Afghan presidential candidate Abdullah Abdullah at a press conference in Kabul on September 30, 2019. His rival Ashraf Ghani has been declared the winner. Photo: AFP / Sajjad Hussain

Afghanistan chief executive Abdullah Abdullah claimed victory Monday over incumbent Ashraf Ghani in the weekend’s presidential election, far ahead of the release of any official results.

The move is likely to stir political tensions across Afghanistan and brings to mind the election Abdullah and his top rival Ghani bitterly contested in 2014 that sparked a constitutional crisis and prompted US intervention.

“We have the most votes in this election,” Abdullah said at a news conference, without providing evidence. “The results will be announced by the IEC (Independent Election Commission), but we have the most votes. The election is not going to go to a second round.”

Abdullah’s announcement came after one of Ghani’s running mates, Amrullah Saleh, on Sunday claimed to have garnered the lion’s share of votes, but late Monday he backpedaled and said he had only been referring to a particular, partial result.

“We never allow ourselves to judge the election. It is only the IEC that has the right to decide the winner or the loser,” he told journalists.

Abdullah’s claim comes even before the IEC has finished tallying turnout from Saturday’s election, with hundreds of polling centers still unreported.

Preliminary results are not due until October 19, and if the leading candidate doesn’t secure more than 50% of the vote the top two will run off in a second round.

Almost immediately, senior IEC official Habib Rahman Nang slammed Abdullah’s announcement as premature.

“No candidate has the right to declare himself the winner,” Nang said. “According to the law, it is the IEC that decides who is the winner.”

A tired-looking Abdullah, who is seeking the presidency for the third time after losing in 2009 and 2014, said his team would “make the new government.”

Without giving details, Abdullah also mentioned reports of “some government officials” meddling in the election process. His remarks follow the release on social media of several videos purporting to show election workers stuffing ballots in favor of Ghani.

Shortly after Abdullah’s comments, EU foreign policy chief Federica Mogherini called on candidates to respect the electoral timeline.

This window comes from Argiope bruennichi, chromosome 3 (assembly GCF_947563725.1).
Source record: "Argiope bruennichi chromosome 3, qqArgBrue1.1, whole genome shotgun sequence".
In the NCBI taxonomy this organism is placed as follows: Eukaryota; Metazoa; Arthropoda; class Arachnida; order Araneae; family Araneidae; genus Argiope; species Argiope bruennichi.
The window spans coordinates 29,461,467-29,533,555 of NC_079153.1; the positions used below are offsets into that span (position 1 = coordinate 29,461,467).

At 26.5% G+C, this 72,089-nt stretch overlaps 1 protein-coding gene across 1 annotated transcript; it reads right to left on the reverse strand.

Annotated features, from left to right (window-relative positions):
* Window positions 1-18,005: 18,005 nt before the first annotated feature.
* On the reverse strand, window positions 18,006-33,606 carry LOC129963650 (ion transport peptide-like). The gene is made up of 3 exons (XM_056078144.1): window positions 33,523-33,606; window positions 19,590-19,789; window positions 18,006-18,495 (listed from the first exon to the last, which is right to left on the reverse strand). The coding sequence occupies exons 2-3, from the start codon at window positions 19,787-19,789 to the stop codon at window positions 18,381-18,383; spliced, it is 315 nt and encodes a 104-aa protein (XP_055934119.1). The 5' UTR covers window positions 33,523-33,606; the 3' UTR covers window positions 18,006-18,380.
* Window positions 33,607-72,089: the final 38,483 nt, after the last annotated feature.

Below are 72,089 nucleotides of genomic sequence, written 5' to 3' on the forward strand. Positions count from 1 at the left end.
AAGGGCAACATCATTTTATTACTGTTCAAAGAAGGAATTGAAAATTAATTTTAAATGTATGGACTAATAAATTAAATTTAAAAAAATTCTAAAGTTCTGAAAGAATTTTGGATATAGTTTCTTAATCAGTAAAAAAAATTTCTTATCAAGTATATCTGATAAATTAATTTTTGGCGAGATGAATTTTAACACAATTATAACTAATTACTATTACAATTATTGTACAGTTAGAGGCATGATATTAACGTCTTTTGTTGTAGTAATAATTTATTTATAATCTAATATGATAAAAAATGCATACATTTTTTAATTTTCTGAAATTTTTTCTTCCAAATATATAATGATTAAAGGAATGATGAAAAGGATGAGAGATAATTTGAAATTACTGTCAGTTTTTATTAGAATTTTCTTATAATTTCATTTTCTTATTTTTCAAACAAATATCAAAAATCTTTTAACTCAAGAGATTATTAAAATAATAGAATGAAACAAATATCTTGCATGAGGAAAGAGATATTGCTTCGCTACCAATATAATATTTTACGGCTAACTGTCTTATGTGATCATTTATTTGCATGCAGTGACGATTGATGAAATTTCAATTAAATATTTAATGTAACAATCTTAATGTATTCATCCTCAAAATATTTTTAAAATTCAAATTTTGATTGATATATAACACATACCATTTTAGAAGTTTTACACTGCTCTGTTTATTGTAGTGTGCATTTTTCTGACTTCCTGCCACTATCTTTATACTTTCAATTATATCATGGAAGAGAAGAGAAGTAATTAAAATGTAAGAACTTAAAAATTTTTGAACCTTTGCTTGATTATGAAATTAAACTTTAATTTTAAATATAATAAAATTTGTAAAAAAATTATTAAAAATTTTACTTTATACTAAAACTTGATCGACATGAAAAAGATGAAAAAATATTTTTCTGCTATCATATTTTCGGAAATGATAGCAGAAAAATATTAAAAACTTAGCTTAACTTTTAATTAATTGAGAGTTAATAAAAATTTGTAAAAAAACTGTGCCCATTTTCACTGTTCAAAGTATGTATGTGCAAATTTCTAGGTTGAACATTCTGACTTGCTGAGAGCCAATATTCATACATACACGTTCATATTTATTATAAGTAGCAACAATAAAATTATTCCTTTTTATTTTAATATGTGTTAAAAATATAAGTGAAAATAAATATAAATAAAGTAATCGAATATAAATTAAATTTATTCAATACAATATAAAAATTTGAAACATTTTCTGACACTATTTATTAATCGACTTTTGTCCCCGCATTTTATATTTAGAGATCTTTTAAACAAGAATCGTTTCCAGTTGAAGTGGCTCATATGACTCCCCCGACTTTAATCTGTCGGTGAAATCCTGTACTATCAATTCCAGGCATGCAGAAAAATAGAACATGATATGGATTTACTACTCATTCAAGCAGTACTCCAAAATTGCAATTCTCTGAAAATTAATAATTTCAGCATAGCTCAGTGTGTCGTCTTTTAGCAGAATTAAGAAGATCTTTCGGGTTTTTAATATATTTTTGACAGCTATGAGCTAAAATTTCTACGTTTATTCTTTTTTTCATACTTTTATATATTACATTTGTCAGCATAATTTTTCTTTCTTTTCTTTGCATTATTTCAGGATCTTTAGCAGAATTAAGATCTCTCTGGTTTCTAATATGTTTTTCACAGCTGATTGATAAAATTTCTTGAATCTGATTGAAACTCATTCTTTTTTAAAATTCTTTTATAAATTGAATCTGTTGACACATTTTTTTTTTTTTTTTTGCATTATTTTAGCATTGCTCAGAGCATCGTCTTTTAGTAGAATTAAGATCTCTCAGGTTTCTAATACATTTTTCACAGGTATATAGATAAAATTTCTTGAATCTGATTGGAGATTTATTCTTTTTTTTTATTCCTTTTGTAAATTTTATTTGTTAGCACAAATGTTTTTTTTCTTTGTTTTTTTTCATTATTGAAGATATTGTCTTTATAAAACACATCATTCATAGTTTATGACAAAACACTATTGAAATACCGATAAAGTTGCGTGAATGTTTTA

“We expect that the candidates exercise restraint, await the official announcement of preliminary and final results by the (IEC) and submit any evidence-based complaints through the established institutional complaints mechanism,” she said in a statement.

The IEC’s complaints division head, Zuhra Bayan Shinwari, said the panel had so far received 2,569 complaints.

Previous Afghan polls have been marred by widespread allegations of systemic fraud, so the stakes are high for the IEC, which has promised a clean process this year with rigorous steps to curtail cheating.

Commentators suggested the videos of apparent ballot stuffing could either have been made by rivals trying to discredit Ghani, or else produced as proof that the rigging had actually been carried out.

But even if true, the IEC insists it has ample safeguards against such blatant fraud through new technology and voter verification techniques, particularly biometric devices designed to ensure each person only voted once.

“The management of election day was better than previous elections and security was better,” said Ahmad Zubair Habibzada, a spokesman for the Transparent Election Foundation of Afghanistan, an election watchdog that dispatched about 5,200 observers across the country.

Despite a large pool of candidates, the election was seen as a two-horse race between Abdullah and Ghani.

They both claimed victory in the 2014 poll – a vote so tainted by fraud and violence that it forced the administration of then-US president Barack Obama to push for a compromise that saw Abdullah awarded the subordinate role.

Saturday’s election was also marred by hundreds of small-scale Taliban attacks at polling stations, but the insurgents were unable to steal the headlines with any significant bloody assault.


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